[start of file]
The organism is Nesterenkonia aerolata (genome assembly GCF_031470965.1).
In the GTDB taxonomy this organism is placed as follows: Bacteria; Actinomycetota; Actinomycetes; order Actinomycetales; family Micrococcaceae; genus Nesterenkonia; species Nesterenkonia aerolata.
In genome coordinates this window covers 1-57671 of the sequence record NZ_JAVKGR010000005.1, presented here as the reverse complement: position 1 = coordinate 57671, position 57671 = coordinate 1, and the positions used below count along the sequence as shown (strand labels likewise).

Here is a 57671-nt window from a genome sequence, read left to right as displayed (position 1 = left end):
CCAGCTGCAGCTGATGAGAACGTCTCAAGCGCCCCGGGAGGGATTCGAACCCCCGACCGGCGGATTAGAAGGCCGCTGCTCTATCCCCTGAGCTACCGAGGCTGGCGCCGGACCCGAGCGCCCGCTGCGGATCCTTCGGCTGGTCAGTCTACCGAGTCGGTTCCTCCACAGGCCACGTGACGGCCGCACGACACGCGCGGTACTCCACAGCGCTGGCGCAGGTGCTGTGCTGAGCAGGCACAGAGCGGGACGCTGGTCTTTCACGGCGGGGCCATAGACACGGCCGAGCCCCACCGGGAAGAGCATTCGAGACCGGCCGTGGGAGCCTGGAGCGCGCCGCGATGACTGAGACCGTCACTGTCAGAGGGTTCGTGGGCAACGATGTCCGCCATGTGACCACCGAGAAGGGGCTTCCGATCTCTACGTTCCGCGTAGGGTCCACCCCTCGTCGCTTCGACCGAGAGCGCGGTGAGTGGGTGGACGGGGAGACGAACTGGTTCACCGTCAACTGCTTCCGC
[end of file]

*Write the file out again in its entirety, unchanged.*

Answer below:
The organism is Nesterenkonia aerolata (genome assembly GCF_031470965.1).
In the GTDB taxonomy this organism is placed as follows: Bacteria; Actinomycetota; Actinomycetes; order Actinomycetales; family Micrococcaceae; genus Nesterenkonia; species Nesterenkonia aerolata.
In genome coordinates this window covers 1-57671 of the sequence record NZ_JAVKGR010000005.1, presented here as the reverse complement: position 1 = coordinate 57671, position 57671 = coordinate 1, and the positions used below count along the sequence as shown (strand labels likewise).

Here is a 57671-nt window from a genome sequence, read left to right as displayed (position 1 = left end):
CCAGCTGCAGCTGATGAGAACGTCTCAAGCGCCCCGGGAGGGATTCGAACCCCCGACCGGCGGATTAGAAGGCCGCTGCTCTATCCCCTGAGCTACCGAGGCTGGCGCCGGACCCGAGCGCCCGCTGCGGATCCTTCGGCTGGTCAGTCTACCGAGTCGGTTCCTCCACAGGCCACGTGACGGCCGCACGACACGCGCGGTACTCCACAGCGCTGGCGCAGGTGCTGTGCTGAGCAGGCACAGAGCGGGACGCTGGTCTTTCACGGCGGGGCCATAGACACGGCCGAGCCCCACCGGGAAGAGCATTCGAGACCGGCCGTGGGAGCCTGGAGCGCGCCGCGATGACTGAGACCGTCACTGTCAGAGGGTTCGTGGGCAACGATGTCCGCCATGTGACCACCGAGAAGGGGCTTCCGATCTCTACGTTCCGCGTAGGGTCCACCCCTCGTCGCTTCGACCGAGAGCGCGGTGAGTGGGTGGACGGGGAGACGAACTGGTTCACCGTCAACTGCTTCCGC